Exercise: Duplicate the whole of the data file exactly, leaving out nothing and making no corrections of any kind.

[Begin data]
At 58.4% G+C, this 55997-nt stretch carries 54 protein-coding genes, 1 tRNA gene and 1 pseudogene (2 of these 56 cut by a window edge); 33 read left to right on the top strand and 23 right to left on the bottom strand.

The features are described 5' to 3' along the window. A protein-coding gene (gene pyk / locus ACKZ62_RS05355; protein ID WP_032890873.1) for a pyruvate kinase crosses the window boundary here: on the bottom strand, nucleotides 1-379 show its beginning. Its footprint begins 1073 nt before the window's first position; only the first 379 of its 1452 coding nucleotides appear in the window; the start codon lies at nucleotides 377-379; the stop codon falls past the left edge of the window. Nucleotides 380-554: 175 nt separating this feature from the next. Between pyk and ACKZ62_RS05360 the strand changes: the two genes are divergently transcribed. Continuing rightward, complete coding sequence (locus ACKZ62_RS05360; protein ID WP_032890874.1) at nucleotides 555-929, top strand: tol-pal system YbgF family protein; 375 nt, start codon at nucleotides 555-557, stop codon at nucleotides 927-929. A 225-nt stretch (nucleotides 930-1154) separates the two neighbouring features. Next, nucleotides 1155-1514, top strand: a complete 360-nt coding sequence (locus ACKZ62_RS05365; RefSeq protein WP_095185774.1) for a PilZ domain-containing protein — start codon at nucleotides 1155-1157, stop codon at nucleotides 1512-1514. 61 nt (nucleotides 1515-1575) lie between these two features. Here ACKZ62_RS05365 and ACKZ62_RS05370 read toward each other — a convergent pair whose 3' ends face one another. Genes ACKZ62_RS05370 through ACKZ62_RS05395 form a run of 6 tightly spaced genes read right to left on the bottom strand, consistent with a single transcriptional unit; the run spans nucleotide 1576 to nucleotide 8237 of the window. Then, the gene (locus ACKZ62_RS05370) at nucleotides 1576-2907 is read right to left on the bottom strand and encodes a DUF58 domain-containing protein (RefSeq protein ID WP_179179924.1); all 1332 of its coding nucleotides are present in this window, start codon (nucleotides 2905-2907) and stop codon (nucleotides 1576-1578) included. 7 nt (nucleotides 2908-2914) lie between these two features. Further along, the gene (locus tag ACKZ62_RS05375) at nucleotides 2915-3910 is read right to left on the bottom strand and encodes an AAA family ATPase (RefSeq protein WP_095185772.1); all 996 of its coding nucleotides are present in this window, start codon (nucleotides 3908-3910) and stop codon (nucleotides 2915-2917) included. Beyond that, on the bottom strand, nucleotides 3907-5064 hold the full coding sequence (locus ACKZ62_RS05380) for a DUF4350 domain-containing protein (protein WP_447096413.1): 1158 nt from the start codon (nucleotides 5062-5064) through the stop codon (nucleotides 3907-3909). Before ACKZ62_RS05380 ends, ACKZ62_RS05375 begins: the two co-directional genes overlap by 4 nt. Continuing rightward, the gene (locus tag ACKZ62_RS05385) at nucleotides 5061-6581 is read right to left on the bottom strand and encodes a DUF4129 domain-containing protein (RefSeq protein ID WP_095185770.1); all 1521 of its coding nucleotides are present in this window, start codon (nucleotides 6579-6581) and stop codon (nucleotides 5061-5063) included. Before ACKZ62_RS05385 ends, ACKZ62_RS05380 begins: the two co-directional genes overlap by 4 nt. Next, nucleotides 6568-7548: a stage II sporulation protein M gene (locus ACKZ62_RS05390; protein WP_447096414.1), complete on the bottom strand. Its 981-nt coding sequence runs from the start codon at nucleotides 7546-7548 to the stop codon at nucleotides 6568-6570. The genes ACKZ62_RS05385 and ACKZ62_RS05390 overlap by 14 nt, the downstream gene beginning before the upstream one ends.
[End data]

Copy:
At 58.4% G+C, this 55997-nt stretch carries 54 protein-coding genes, 1 tRNA gene and 1 pseudogene (2 of these 56 cut by a window edge); 33 read left to right on the top strand and 23 right to left on the bottom strand.

The features are described 5' to 3' along the window. A protein-coding gene (gene pyk / locus ACKZ62_RS05355; protein ID WP_032890873.1) for a pyruvate kinase crosses the window boundary here: on the bottom strand, nucleotides 1-379 show its beginning. Its footprint begins 1073 nt before the window's first position; only the first 379 of its 1452 coding nucleotides appear in the window; the start codon lies at nucleotides 377-379; the stop codon falls past the left edge of the window. Nucleotides 380-554: 175 nt separating this feature from the next. Between pyk and ACKZ62_RS05360 the strand changes: the two genes are divergently transcribed. Continuing rightward, complete coding sequence (locus ACKZ62_RS05360; protein ID WP_032890874.1) at nucleotides 555-929, top strand: tol-pal system YbgF family protein; 375 nt, start codon at nucleotides 555-557, stop codon at nucleotides 927-929. A 225-nt stretch (nucleotides 930-1154) separates the two neighbouring features. Next, nucleotides 1155-1514, top strand: a complete 360-nt coding sequence (locus ACKZ62_RS05365; RefSeq protein WP_095185774.1) for a PilZ domain-containing protein — start codon at nucleotides 1155-1157, stop codon at nucleotides 1512-1514. 61 nt (nucleotides 1515-1575) lie between these two features. Here ACKZ62_RS05365 and ACKZ62_RS05370 read toward each other — a convergent pair whose 3' ends face one another. Genes ACKZ62_RS05370 through ACKZ62_RS05395 form a run of 6 tightly spaced genes read right to left on the bottom strand, consistent with a single transcriptional unit; the run spans nucleotide 1576 to nucleotide 8237 of the window. Then, the gene (locus ACKZ62_RS05370) at nucleotides 1576-2907 is read right to left on the bottom strand and encodes a DUF58 domain-containing protein (RefSeq protein ID WP_179179924.1); all 1332 of its coding nucleotides are present in this window, start codon (nucleotides 2905-2907) and stop codon (nucleotides 1576-1578) included. 7 nt (nucleotides 2908-2914) lie between these two features. Further along, the gene (locus tag ACKZ62_RS05375) at nucleotides 2915-3910 is read right to left on the bottom strand and encodes an AAA family ATPase (RefSeq protein WP_095185772.1); all 996 of its coding nucleotides are present in this window, start codon (nucleotides 3908-3910) and stop codon (nucleotides 2915-2917) included. Beyond that, on the bottom strand, nucleotides 3907-5064 hold the full coding sequence (locus ACKZ62_RS05380) for a DUF4350 domain-containing protein (protein WP_447096413.1): 1158 nt from the start codon (nucleotides 5062-5064) through the stop codon (nucleotides 3907-3909). Before ACKZ62_RS05380 ends, ACKZ62_RS05375 begins: the two co-directional genes overlap by 4 nt. Continuing rightward, the gene (locus tag ACKZ62_RS05385) at nucleotides 5061-6581 is read right to left on the bottom strand and encodes a DUF4129 domain-containing protein (RefSeq protein ID WP_095185770.1); all 1521 of its coding nucleotides are present in this window, start codon (nucleotides 6579-6581) and stop codon (nucleotides 5061-5063) included. Before ACKZ62_RS05385 ends, ACKZ62_RS05380 begins: the two co-directional genes overlap by 4 nt. Next, nucleotides 6568-7548: a stage II sporulation protein M gene (locus ACKZ62_RS05390; protein WP_447096414.1), complete on the bottom strand. Its 981-nt coding sequence runs from the start codon at nucleotides 7546-7548 to the stop codon at nucleotides 6568-6570. The genes ACKZ62_RS05385 and ACKZ62_RS05390 overlap by 14 nt, the downstream gene beginning before the upstream one ends.